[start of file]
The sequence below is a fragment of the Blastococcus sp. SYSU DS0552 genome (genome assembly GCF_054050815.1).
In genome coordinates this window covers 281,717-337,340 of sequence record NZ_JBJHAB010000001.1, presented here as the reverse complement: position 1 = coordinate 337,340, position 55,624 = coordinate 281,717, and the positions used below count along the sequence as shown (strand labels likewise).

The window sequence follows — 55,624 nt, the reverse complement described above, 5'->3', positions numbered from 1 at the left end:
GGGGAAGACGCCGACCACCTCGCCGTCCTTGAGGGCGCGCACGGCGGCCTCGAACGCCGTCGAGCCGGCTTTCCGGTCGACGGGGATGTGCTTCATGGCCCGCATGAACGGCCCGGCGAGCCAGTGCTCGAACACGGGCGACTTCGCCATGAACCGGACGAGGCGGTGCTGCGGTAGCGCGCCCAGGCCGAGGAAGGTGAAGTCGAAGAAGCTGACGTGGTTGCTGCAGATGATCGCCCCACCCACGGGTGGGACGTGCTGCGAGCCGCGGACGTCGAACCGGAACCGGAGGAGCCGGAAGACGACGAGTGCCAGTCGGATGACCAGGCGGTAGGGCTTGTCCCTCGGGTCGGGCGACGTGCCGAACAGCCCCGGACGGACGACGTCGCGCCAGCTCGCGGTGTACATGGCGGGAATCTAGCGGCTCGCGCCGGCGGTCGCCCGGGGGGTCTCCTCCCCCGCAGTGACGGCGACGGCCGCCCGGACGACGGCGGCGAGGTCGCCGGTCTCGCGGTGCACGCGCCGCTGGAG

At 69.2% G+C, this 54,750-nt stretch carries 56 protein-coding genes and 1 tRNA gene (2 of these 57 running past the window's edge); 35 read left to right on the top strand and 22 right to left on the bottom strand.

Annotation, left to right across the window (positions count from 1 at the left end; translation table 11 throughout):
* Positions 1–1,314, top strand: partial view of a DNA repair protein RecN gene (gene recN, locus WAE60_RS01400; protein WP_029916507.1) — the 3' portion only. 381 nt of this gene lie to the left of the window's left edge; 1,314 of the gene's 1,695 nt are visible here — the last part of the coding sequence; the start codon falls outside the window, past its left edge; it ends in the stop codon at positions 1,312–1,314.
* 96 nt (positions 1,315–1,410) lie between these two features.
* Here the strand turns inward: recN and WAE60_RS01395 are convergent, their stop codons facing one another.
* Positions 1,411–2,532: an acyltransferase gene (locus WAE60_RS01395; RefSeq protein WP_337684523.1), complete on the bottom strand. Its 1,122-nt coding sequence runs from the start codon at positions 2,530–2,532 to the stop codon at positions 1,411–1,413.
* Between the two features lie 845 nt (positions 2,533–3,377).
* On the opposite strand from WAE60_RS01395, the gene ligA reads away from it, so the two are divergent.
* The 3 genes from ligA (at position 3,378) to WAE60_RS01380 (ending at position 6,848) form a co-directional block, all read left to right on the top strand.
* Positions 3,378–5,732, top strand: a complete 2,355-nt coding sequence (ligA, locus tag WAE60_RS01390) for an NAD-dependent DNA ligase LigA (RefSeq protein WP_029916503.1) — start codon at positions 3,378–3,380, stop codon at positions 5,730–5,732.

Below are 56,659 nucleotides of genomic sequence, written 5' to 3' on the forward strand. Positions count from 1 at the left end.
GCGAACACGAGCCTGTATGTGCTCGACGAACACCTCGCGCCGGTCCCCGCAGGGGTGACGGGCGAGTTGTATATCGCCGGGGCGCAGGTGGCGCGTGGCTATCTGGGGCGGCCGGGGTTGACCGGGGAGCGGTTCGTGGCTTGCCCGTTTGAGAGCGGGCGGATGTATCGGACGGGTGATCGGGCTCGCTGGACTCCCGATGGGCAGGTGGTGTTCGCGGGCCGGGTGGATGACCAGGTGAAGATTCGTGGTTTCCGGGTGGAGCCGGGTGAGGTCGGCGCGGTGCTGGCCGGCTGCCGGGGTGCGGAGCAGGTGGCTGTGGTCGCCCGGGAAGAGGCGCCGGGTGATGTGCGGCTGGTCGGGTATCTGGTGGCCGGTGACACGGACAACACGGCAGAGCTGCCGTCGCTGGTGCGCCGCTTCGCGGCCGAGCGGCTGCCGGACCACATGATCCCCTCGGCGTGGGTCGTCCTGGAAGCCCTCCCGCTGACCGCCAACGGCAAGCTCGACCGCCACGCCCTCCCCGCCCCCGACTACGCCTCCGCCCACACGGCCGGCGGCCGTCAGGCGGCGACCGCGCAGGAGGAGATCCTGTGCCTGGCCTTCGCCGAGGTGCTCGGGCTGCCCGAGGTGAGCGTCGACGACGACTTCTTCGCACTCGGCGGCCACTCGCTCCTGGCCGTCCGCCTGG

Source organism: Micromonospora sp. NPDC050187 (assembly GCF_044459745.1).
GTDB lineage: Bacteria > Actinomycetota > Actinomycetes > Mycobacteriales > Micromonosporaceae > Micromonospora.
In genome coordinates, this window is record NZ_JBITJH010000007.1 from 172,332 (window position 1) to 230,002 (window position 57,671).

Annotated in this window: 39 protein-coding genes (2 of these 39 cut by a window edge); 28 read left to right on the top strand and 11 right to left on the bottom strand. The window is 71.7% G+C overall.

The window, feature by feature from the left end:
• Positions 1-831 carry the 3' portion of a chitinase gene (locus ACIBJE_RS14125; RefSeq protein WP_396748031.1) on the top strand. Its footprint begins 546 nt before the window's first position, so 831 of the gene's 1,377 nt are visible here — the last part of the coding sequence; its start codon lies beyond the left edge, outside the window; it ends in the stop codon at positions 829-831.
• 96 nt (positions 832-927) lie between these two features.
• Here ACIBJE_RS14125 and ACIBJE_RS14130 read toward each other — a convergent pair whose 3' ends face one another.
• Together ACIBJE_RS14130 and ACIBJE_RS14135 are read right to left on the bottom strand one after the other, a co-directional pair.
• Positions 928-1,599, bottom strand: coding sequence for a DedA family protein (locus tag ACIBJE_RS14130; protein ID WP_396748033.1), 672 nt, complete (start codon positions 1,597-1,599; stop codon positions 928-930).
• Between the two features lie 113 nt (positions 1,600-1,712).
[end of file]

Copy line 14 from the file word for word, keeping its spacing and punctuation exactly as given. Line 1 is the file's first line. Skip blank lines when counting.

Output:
* Positions 3,378–5,732, top strand: a complete 2,355-nt coding sequence (ligA, locus tag WAE60_RS01390) for an NAD-dependent DNA ligase LigA (RefSeq protein WP_029916503.1) — start codon at positions 3,378–3,380, stop codon at positions 5,730–5,732.